Idaho is experiencing an increase in imposter phone scams
Steve Dent, KIVI
Published at | Updated at
BOISE — The number of phone scams that are targeting people in Idaho are increasing, the state’s Attorney General’s Office says.
Brett DeLange from the Idaho Attorney General’s office says if you receive a call that you think is a scam, hang up and ignore the caller.
But how can you tell if the call is a scam? There are many red flags, including threats that come someone saying they are from a government office.
“Anybody that calls you pretending to be from the government and says they want a payment, that is not how the government works,” said DeLange.
There are also scams that tug at the heart strings of people attempting to get money by saying they are supporting firefighters, veterans or different charities.
“Idahoans are generous people, and they are willing to help,” said Delange. “We all need to be careful about our donations and make them really work.”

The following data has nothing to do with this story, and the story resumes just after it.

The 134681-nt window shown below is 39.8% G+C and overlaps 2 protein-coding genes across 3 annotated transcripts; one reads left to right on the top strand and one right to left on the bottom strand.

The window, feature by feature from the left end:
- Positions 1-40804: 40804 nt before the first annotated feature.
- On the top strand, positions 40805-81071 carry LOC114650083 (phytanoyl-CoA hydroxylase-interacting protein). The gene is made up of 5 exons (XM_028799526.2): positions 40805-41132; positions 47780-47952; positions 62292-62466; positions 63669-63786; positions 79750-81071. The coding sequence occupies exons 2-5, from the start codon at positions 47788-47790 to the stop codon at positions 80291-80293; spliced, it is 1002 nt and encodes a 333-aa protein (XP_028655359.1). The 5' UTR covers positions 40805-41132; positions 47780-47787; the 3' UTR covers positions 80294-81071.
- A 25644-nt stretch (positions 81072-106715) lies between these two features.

When callers ask you to give them money in unusual ways like gift cards or Western Unions transitions, you should be aware something funky is happening.
“That’s more than a red flag — that’s a red hurricane,” said DeLange.
You also should not be intimidated into making an immediate decision if a caller is pressuring you to make a quick reaction. Take some time to talk to somebody before making any decision.
6 on Your Side received an email from the Attorney General’s Office that outlines the different type of scams and how people in Idaho can protect themselves against these criminals.
The following scams – or variations of them – are common in Idaho:
Grandparent scam: This scam targets grandparents. A caller poses as a grandchild in legal trouble, often in a foreign country. The caller asks the grandparent to help get them out of trouble by sending money via gift cards, money order, iTunes cards, etc.
IRS scam: A caller purporting to be from the Internal Revenue Service claims the target owes back taxes. The tax problems will disappear, the scammer says, if the recipient of the call pays the taxes via gift cards, iTunes cards, etc. NOTE: The IRS initiates contact via U.S. mail. If you receive a call from someone saying they’re from the IRS, hang up. If you have any concerns about your taxes, initiate contact with IRS to inquire.